The method for detecting occlusion of a lumen in a mammal according to the present invention comprises the steps of: (a) delivering a first electrode (which can be any first electrode occlusive implant) to a desired site within the mammal; (b) applying an alternating current to the electrode; and (c) monitoring reflected power from the electrode. The monitored reflected power advantageously indicates when occlusion occurs. According to a particular embodiment of the invention, the method further includes identifying a baseline reflected power signal after step (b) and interrupting the application of alternating current to the first electrode in response to a predetermined change in the monitored reflected power from the baseline signal.
The above is a brief description of some of the features and advantages of the present invention. Other features, advantages and embodiments of the invention will be apparent to those skilled in the art from the following description, accompanying drawings and appended claims.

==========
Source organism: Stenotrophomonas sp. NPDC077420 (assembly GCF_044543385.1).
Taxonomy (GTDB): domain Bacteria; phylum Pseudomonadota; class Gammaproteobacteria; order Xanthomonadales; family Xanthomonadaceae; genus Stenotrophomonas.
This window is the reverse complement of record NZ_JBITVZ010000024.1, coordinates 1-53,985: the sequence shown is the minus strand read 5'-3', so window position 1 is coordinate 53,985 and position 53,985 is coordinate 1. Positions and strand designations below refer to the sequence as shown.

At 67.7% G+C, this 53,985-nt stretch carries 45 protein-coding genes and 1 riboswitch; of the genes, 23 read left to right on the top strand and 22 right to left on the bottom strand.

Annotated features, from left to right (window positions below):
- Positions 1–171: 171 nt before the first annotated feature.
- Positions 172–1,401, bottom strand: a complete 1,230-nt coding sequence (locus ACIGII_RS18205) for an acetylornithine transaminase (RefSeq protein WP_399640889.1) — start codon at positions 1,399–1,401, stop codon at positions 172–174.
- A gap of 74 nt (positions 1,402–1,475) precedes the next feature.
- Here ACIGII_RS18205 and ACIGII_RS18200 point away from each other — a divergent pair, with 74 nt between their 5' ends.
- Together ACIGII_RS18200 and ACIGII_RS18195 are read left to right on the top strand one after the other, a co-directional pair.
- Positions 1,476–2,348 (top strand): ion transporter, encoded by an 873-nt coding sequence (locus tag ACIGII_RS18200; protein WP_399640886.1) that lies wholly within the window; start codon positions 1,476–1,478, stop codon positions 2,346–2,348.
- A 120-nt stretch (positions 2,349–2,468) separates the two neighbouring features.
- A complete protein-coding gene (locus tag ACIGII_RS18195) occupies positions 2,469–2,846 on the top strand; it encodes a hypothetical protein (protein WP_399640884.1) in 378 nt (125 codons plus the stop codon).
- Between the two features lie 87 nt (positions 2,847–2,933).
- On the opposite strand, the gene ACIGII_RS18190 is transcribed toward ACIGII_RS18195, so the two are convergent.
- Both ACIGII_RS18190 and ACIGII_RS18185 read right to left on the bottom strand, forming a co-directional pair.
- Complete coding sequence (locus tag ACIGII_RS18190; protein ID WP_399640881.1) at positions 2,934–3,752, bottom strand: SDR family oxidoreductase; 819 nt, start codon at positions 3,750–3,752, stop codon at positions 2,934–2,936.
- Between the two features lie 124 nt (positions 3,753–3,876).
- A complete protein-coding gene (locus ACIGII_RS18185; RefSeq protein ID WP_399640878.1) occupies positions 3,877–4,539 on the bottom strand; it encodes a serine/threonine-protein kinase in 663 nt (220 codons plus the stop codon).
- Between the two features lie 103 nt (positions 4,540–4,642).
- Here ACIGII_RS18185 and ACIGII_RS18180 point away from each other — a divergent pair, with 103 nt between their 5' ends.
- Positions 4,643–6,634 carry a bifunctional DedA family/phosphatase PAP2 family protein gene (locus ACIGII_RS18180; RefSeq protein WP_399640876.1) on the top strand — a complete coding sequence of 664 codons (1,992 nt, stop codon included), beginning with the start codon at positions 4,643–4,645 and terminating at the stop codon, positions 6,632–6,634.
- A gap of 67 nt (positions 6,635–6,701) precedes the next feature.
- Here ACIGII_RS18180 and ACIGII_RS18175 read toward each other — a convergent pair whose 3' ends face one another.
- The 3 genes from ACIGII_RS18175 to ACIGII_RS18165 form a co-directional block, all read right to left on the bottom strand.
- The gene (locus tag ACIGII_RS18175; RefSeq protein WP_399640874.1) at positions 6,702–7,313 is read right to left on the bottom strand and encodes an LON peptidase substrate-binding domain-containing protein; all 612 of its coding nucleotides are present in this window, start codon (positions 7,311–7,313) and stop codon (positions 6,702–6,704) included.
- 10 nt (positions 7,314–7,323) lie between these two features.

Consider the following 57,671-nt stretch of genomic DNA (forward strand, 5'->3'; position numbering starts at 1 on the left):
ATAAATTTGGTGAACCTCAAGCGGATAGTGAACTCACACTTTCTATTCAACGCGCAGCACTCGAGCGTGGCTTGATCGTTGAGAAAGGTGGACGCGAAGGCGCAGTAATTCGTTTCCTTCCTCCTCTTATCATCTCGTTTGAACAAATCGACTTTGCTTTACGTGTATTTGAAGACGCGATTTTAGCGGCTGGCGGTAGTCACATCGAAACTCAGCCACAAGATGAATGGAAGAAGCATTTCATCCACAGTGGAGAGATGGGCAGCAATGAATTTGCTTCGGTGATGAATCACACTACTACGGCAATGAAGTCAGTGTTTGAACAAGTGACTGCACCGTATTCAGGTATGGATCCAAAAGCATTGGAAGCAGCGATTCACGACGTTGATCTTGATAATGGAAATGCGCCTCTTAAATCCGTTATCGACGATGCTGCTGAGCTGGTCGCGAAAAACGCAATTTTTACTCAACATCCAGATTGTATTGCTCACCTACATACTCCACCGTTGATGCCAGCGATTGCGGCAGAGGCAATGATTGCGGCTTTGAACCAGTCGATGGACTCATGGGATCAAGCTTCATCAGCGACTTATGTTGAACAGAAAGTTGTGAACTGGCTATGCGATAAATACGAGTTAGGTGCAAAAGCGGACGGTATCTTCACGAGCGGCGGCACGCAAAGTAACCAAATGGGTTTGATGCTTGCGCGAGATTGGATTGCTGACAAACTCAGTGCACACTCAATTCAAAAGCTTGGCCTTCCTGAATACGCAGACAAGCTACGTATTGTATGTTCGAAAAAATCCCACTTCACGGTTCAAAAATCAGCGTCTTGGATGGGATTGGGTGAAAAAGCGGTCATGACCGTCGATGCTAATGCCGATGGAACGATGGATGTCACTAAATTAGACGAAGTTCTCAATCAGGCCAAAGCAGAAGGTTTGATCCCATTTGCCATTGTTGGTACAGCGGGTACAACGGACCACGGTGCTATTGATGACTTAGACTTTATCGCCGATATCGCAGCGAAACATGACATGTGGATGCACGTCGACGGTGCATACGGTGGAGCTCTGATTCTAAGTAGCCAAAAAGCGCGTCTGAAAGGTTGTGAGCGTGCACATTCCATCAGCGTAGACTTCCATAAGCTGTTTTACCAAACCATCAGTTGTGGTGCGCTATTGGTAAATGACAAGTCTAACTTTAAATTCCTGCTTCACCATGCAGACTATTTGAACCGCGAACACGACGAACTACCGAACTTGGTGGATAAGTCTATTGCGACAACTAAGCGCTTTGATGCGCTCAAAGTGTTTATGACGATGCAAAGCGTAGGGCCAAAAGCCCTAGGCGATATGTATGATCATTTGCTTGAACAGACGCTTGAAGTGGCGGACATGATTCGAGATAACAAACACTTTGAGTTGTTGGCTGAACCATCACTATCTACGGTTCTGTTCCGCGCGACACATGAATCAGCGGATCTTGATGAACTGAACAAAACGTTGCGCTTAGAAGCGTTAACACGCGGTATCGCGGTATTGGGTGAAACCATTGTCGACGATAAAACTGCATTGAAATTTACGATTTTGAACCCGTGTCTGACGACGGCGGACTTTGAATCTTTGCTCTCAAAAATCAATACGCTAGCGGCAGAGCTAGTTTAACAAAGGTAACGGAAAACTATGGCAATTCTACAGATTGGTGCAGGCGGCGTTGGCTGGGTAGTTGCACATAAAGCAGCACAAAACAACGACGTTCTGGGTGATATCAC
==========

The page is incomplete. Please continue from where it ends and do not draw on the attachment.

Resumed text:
FIG. 1 shows a block diagram of an endoluminal occlusion apparatus constructed according to the principles of the present invention.
FIGS. 2 and 3 show a mechanically detachable occlusion device assembly for use with the apparatus of FIG. 1, in attached and detached states, respectively.
FIG. 4 shows an electrolytically detachable occlusion device assembly for use with the apparatus of FIG. 1, illustrating the interconnection between the guidewire, sacrificial link and occlusive device.
FIG. 5 illustrates a further embodiment of the interconnection shown in FIG. 4.
FIG. 6 is a block diagram of a power drive delivery and detection circuit for detecting electrolytic separation of an occlusion device.
FIG. 7 is a schematic representation of the block diagram of FIG. 6.
FIG. 8 diagrammatically shows a preferred embodiment of the apparatus of FIG. 1.